Think about it in terms of being a person with enough sightedness to be able to see images but finding all websites feature no pictures of people, even though the text is talking about them incessantly. We immediately want to know what the people described in the news story or the faculty profile looks like and would find it frustrating to not know. We might google the people to try to find their image elsewhere (which means they might not return to that original page). Just because some people rely on a screen reader doesn’t mean they don’t share that curiosity about what a person looks like. Aside from that very human itch waiting to be scratched, there are other reasons a person wants to know what an individual looks like – as we will discuss below.

More reasons than you think

Alt text is the way not only people with visual disabilities access images – it helps everyone if an internet connection is providing poor connectivity and images fail to load on a page. It is the only way we will know what is in an image if it doesn’t have a caption. This also applies to folk who switch off images – some aspects of neurodiversity mean people sometimes find it easier to browse with images switched off, creating a less crowded, overwhelming page.

Using alt text is a useful additional way in which to improve your website’s search results ranking. Mentioning descriptive terms that map to search terms will boost the positioning of your site when people google particular terms. For example, if you use the alt text A businesswoman in a suit steps from a chauffeur-driven limousine outside a bank that will help with searches around businesswomen, banks, limousines, chauffeurs, and suits.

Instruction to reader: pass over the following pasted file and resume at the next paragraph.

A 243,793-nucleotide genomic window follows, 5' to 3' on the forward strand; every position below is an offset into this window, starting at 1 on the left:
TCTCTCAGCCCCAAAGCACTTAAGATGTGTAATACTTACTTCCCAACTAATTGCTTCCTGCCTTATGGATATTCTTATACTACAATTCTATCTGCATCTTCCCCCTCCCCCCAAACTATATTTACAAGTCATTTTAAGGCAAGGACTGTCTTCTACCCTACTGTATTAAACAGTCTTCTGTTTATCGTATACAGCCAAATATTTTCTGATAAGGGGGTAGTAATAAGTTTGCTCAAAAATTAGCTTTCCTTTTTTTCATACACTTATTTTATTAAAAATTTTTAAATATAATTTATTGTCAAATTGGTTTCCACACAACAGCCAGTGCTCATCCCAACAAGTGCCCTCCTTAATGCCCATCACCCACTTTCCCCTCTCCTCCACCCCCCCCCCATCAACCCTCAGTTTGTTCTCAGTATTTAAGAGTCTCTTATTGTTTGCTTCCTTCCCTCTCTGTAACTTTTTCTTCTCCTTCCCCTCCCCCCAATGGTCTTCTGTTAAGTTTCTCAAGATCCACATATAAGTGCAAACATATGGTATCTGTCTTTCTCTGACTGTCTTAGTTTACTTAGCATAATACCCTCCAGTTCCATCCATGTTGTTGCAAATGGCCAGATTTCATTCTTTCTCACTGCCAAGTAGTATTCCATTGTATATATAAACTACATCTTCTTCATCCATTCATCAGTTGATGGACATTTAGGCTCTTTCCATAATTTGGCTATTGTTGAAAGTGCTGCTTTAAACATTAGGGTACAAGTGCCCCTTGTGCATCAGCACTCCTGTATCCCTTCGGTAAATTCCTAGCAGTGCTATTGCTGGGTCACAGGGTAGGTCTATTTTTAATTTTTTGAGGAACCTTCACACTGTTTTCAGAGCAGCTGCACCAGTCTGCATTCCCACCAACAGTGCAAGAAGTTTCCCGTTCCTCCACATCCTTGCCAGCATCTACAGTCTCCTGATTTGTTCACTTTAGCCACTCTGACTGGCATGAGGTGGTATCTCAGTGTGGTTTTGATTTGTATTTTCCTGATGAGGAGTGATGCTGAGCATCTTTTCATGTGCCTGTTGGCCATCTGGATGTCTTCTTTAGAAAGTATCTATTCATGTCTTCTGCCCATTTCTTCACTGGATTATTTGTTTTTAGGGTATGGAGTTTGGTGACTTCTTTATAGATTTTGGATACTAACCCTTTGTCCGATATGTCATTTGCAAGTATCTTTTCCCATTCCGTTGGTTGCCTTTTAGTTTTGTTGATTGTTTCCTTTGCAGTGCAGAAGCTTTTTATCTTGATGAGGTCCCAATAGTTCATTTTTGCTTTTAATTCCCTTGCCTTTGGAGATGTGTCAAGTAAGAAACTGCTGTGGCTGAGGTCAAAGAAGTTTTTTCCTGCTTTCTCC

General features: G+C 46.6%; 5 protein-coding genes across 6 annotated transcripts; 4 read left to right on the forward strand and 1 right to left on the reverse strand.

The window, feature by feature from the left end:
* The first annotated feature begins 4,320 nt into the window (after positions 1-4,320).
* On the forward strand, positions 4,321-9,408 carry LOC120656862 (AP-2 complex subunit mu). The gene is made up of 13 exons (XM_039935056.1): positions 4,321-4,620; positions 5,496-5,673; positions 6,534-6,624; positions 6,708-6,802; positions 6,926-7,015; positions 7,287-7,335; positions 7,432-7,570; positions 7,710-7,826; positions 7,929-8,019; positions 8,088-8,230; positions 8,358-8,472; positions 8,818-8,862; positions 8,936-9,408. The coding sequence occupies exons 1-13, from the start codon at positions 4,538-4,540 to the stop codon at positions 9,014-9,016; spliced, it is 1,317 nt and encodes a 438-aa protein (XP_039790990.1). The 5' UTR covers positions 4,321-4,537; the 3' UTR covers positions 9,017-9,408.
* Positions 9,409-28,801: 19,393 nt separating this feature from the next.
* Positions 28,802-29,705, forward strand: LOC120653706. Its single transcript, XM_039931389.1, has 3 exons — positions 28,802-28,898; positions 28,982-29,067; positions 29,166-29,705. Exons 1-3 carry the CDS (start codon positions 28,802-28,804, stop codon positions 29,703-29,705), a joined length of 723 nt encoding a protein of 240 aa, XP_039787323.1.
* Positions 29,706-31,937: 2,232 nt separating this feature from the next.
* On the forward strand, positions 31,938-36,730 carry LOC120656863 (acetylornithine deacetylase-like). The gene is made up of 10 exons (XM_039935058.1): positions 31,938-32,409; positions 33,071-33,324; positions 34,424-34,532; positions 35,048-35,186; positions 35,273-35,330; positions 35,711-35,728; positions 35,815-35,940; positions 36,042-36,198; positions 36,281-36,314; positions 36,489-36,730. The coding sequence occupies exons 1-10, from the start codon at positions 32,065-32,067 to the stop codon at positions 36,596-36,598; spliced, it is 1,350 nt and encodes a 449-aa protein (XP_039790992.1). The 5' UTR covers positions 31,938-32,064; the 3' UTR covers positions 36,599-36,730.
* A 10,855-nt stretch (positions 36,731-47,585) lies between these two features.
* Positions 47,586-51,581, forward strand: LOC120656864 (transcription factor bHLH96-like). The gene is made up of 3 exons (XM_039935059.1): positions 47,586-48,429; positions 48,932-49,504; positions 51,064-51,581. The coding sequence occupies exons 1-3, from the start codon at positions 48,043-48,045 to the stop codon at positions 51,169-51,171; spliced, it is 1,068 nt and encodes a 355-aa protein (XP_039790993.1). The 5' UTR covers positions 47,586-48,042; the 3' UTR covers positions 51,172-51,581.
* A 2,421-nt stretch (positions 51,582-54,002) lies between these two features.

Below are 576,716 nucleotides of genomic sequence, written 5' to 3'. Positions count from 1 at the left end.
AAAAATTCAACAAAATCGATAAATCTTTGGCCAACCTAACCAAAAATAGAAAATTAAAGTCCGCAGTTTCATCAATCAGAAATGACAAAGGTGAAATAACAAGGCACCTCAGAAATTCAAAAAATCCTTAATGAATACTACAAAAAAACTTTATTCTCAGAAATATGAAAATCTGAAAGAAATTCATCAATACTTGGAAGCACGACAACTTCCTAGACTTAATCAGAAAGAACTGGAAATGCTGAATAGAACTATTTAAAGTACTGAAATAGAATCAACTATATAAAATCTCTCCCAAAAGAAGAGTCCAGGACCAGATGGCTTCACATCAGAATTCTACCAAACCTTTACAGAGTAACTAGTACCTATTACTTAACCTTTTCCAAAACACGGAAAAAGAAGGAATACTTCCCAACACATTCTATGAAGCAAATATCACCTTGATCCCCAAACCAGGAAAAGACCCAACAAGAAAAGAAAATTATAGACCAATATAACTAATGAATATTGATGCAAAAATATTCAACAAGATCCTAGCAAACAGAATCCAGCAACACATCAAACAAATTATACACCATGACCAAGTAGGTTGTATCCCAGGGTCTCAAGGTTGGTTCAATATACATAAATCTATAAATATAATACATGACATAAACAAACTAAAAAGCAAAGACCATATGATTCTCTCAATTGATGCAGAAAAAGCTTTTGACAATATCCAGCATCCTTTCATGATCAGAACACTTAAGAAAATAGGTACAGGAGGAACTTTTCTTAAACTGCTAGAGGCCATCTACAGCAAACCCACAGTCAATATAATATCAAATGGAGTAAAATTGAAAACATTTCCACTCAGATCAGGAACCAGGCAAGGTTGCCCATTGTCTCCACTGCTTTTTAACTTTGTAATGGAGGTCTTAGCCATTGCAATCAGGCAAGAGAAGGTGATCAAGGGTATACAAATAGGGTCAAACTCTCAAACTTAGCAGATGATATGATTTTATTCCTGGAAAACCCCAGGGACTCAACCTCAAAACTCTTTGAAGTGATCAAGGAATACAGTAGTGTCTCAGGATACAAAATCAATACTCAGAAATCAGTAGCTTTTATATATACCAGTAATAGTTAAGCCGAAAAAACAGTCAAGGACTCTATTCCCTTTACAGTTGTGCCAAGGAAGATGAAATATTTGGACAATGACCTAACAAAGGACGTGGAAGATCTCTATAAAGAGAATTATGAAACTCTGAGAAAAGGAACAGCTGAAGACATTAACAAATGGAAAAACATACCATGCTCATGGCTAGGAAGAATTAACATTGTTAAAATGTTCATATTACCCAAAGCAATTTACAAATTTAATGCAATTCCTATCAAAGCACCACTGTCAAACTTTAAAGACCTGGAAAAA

Describing images is storytelling

There are other reasons to describe images, beyond the right for everyone to have an idea of what a person in an image looks like. With alt text you are telling a story, informing people, and providing context.

Sometimes it is only with a few descriptive words that the meaning of an image becomes apparent. Let’s look at an example to illustrate this.

Imagine the alt text for this image reads: a man helps another man to cross the street.

If you cannot see the image, this will raise questions – why is one person assisting another? Usually, people don’t need help crossing the street. In what scenario would someone need this help? Why is someone taking time out of their day to help someone do something that usually requires no assistance?